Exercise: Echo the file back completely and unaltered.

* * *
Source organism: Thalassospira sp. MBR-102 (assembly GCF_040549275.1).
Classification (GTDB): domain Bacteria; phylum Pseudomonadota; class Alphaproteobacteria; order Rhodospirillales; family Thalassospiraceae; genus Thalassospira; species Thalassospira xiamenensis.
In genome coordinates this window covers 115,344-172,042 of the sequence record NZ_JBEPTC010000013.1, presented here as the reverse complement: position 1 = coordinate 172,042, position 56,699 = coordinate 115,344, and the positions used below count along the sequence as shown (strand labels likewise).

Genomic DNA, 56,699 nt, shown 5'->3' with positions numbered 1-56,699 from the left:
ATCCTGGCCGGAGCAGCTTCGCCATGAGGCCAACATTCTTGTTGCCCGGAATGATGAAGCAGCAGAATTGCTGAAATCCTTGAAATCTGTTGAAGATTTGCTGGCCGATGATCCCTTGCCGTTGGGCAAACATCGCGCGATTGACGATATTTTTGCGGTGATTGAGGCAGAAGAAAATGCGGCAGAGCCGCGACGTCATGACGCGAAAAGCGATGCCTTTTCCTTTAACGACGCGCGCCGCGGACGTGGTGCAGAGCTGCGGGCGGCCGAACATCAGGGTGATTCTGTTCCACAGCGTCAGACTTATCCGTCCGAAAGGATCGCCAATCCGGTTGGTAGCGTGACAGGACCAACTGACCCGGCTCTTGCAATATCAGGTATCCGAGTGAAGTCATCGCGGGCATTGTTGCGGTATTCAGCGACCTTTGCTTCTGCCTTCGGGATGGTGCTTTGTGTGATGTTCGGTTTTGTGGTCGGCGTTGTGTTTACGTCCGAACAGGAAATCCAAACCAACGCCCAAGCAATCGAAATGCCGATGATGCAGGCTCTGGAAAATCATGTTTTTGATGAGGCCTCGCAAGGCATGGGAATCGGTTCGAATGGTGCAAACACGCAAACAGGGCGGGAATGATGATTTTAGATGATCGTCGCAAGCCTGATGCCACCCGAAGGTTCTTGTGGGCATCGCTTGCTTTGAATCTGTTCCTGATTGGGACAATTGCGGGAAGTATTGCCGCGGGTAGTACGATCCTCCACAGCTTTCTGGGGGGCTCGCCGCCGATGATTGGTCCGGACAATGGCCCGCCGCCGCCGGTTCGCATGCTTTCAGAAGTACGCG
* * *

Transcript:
Source organism: Thalassospira sp. MBR-102 (assembly GCF_040549275.1).
Classification (GTDB): domain Bacteria; phylum Pseudomonadota; class Alphaproteobacteria; order Rhodospirillales; family Thalassospiraceae; genus Thalassospira; species Thalassospira xiamenensis.
In genome coordinates this window covers 115,344-172,042 of the sequence record NZ_JBEPTC010000013.1, presented here as the reverse complement: position 1 = coordinate 172,042, position 56,699 = coordinate 115,344, and the positions used below count along the sequence as shown (strand labels likewise).

Genomic DNA, 56,699 nt, shown 5'->3' with positions numbered 1-56,699 from the left:
ATCCTGGCCGGAGCAGCTTCGCCATGAGGCCAACATTCTTGTTGCCCGGAATGATGAAGCAGCAGAATTGCTGAAATCCTTGAAATCTGTTGAAGATTTGCTGGCCGATGATCCCTTGCCGTTGGGCAAACATCGCGCGATTGACGATATTTTTGCGGTGATTGAGGCAGAAGAAAATGCGGCAGAGCCGCGACGTCATGACGCGAAAAGCGATGCCTTTTCCTTTAACGACGCGCGCCGCGGACGTGGTGCAGAGCTGCGGGCGGCCGAACATCAGGGTGATTCTGTTCCACAGCGTCAGACTTATCCGTCCGAAAGGATCGCCAATCCGGTTGGTAGCGTGACAGGACCAACTGACCCGGCTCTTGCAATATCAGGTATCCGAGTGAAGTCATCGCGGGCATTGTTGCGGTATTCAGCGACCTTTGCTTCTGCCTTCGGGATGGTGCTTTGTGTGATGTTCGGTTTTGTGGTCGGCGTTGTGTTTACGTCCGAACAGGAAATCCAAACCAACGCCCAAGCAATCGAAATGCCGATGATGCAGGCTCTGGAAAATCATGTTTTTGATGAGGCCTCGCAAGGCATGGGAATCGGTTCGAATGGTGCAAACACGCAAACAGGGCGGGAATGATGATTTTAGATGATCGTCGCAAGCCTGATGCCACCCGAAGGTTCTTGTGGGCATCGCTTGCTTTGAATCTGTTCCTGATTGGGACAATTGCGGGAAGTATTGCCGCGGGTAGTACGATCCTCCACAGCTTTCTGGGGGGCTCGCCGCCGATGATTGGTCCGGACAATGGCCCGCCGCCGCCGGTTCGCATGCTTTCAGAAGTACGCG